Tokyo Disneyland last month.I saw this sign, nailed to the cabin of Tom Sawyer Island raft, when I rode over to the island at
"Guest Capacity 55"
Overloading a raft with 90 guests isn't the only way to make the ride to Tom Sawyer Island a Frontierland version of 20,000 Leagues Under the Sea, though. One time, I got a raft to take the plunge with not that much extra effort.
Save for one memorable day one December, pretty much all the mornings I worked at Tom Sawyer Island blend into one memory for me: A cloudless sky with blinding sunshine emerging from behind Liberty Square, casting long shadows across the still-wet streets of Frontierland, just-hosed by the third-shift maintenance crew. The air felt like nothing, which made it delightful. Only in the morning could you escape the steamy humidity that melted you for the rest of the day.
The first trip to the island in the morning would be to take over the foods cast members who sold drinks and sandwiches at Aunt Polly's. With only three of us on the raft, it stood high in the water - you could see the almost all of the "logs" underneath the planks on the raft's broad surface. With a full load of the first guests of the day, the raft would run lower in the water - you might not see any of the logs at all.
I probably had no more than 40 guests on the raft for the first run over one morning. A few walked to the back of the raft, but only to sit on the supply box - most guests just ignored the raft driver. The rest of the crowd stood up near the front, leaning against the rail as the watched the approaching island.
Just like every other morning on Tom Sawyer Island - until two young men started climbing up the raft's mast. Typically, guests don't do anything that stupid this early in the day - usually people are smart enough to wait on doing things that might get them kicked out of the park until after they've been on at least a few rides. So I waited before hollering at them to come down.
And in that moment, every other person at the front of the raft surged back toward me. Forgetting about yelling at the two guys shimmying up the mast, my mind instead imagined the grim possibilities. Snake on the raft? Gator? Little kid heaving up breakfast?
The guests gave me the answer.
The Rivers of America were pouring over the front of the raft, pushing water's edge past the front rail. I looked around, trying to find the 400-pound passengers that must be pushing my raft into the water. Instead, I found a crew of guests that looked and moved like the crowd at an aerobics class. I didn't have anywhere near 90 guests on this raft. We couldn't be overloaded. Why were we sinking?
I swung the tiller around for a hard left into the island-side dock. Forget a smooth landing. I was getting everyone off this raft, quickly. Who cares if I bump the dock? I tied off the stern as the guests dropped the front rope and leapt onto the dock. I didn't mind. I wanted everyone off the raft ASAP.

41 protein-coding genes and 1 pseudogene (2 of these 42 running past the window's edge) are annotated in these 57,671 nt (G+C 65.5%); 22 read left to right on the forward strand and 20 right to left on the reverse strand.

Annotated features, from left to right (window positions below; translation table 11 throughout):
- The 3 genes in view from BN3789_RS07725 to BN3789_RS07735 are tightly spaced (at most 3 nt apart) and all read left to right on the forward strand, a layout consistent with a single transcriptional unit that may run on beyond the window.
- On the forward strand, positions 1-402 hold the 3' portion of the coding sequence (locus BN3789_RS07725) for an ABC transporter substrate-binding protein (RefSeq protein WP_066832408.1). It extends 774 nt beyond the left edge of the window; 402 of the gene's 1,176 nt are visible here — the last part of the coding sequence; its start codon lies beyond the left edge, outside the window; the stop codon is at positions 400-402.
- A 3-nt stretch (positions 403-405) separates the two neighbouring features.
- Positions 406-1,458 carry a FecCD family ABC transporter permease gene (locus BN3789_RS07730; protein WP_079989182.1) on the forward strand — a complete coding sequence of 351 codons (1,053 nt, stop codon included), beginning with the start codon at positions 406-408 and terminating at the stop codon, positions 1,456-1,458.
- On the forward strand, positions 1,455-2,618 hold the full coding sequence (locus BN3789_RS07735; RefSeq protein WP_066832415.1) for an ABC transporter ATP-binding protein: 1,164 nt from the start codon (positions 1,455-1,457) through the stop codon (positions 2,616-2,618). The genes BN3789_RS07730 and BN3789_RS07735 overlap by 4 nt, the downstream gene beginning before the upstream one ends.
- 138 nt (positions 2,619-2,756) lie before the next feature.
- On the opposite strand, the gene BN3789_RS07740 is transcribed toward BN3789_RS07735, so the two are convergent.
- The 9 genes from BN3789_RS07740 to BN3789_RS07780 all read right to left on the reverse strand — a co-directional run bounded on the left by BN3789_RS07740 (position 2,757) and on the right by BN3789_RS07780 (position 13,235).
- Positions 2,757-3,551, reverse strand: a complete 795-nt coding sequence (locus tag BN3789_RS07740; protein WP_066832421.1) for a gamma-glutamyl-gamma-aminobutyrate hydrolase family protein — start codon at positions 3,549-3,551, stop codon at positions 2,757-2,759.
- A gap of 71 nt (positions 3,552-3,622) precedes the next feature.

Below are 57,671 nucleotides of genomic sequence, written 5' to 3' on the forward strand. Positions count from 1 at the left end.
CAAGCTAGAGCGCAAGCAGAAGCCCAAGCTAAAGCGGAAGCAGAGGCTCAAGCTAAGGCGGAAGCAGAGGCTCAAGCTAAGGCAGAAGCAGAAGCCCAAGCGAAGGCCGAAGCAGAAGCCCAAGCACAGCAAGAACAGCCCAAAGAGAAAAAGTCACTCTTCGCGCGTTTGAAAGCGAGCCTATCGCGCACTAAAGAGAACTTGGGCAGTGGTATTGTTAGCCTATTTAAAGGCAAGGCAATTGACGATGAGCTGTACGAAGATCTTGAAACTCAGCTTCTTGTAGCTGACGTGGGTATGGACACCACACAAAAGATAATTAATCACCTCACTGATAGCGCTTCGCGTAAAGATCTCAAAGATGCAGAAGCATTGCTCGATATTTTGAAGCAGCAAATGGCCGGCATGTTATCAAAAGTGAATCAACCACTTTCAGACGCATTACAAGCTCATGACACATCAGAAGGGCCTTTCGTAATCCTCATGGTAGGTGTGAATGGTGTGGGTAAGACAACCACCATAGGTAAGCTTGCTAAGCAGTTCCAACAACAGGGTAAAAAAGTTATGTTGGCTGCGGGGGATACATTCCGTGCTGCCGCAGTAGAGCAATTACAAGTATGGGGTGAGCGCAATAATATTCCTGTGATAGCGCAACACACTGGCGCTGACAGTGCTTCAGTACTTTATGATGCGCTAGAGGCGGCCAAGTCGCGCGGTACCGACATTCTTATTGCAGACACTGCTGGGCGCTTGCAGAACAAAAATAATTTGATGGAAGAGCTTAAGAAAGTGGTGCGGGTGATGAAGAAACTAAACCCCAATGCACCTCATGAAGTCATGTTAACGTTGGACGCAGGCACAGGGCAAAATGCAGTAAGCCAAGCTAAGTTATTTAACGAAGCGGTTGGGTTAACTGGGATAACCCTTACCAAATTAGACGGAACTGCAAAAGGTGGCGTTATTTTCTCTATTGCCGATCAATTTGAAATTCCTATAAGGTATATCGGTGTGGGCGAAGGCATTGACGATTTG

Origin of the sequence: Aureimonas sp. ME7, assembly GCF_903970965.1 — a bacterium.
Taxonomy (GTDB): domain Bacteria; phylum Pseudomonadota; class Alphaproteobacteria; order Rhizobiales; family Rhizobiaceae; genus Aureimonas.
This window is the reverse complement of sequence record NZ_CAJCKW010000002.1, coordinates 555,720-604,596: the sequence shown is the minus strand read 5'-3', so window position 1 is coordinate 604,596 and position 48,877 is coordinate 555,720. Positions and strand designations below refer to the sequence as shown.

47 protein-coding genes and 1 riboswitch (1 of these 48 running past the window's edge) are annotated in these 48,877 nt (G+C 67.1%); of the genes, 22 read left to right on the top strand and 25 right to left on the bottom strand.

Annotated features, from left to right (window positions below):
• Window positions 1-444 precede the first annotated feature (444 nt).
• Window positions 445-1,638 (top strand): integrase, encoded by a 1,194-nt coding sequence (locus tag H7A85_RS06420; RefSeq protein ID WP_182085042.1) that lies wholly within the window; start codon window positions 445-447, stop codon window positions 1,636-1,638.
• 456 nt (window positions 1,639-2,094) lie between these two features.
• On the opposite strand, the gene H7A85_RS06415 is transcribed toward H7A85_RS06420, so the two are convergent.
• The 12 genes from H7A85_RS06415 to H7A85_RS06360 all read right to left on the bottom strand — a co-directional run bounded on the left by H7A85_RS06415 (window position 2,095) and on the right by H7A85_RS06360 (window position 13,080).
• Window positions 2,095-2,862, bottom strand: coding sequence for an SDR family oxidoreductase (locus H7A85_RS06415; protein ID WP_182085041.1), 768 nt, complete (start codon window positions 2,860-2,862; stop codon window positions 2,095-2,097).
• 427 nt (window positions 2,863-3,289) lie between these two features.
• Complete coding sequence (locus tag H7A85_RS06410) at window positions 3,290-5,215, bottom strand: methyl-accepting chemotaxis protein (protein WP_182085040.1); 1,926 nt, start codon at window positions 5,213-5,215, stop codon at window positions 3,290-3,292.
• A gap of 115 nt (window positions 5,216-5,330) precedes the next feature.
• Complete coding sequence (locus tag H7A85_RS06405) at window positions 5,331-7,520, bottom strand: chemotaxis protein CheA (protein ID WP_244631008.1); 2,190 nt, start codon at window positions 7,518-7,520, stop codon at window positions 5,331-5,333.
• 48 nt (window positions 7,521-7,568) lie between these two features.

But the raft didn't spring back up as its load departed. It laid there, front end sliding further underwater, as if it was carrying the world's heaviest load of invisible passengers.
I've got one shot at this. And no time to waste.
I left the front rope down, hopped back to the rear of the raft, and gunned the throttle after casting off. Alone on the raft, I was driving a beeline for the parking spot on the back of the mainland dock, hoping that I'd get there before hitting the bottom of the river. I knew that driving faster would mean more water flowing over the front of the raft, but at the rate the raft was taking on water, I figured I'd be meeting Captain Nemo anyway if I didn't get back across within the minute. I held down the throttle as the water crept closer, closer, closer.
Almost there. Slam into reverse. Swing the tiller around. Blast forward.
Just as the first wave of water lapped my feet at the rear of the raft, I hit the mainland dock. I killed the engine, tied off the stern and jumped for land.
By the time maintenance arrived, five minutes later, only the mast those guys were climbing poked above the water. I was told later that a flap or seam under the raft's engine compartment had been left open when it was being serviced. The opening rode above the water line when the raft was empty, but as soon as you put enough guests on it, the opening submerged, allowing water to flood the inside of the raft. That's why the "Huck Finn" was sleeping with the fishes that day.
But by getting the sinking raft back to the mainland, and into that rear parking position, we could keep the attraction open - we had two other rafts and the front position to dock into, plus the sunken raft was out of the way of all river traffic. So maintenance told us to go ahead - we'd have close up for a few moments while they sent down a diver to look for what the problem was, but until he arrived we could keep cycling guests to and from the island.
So I unhooked the rope in front of the waiting area and invited the next, very curious, group of guests aboard.
"Welcome to Tom Sawyer Island, ladies and gentlemen!" I said. "You're here on a very special day. For one day and one day only you have the choice of two ways to get to the island.
"Raft, or submarine!"
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For more stories about working at Walt Disney World, "Stories from a Theme Park Insider," by Theme Park Insider editor Robert Niles, includes 40 stories about life working at the world's most popular theme park, plus many more incidents shared by Theme Park Insider readers who've also worked in the parks. Reviewers say it's a "Great Collection of Stories about the Happiest Place on Earth" and "Get this one if you love Disney parks."Tweet
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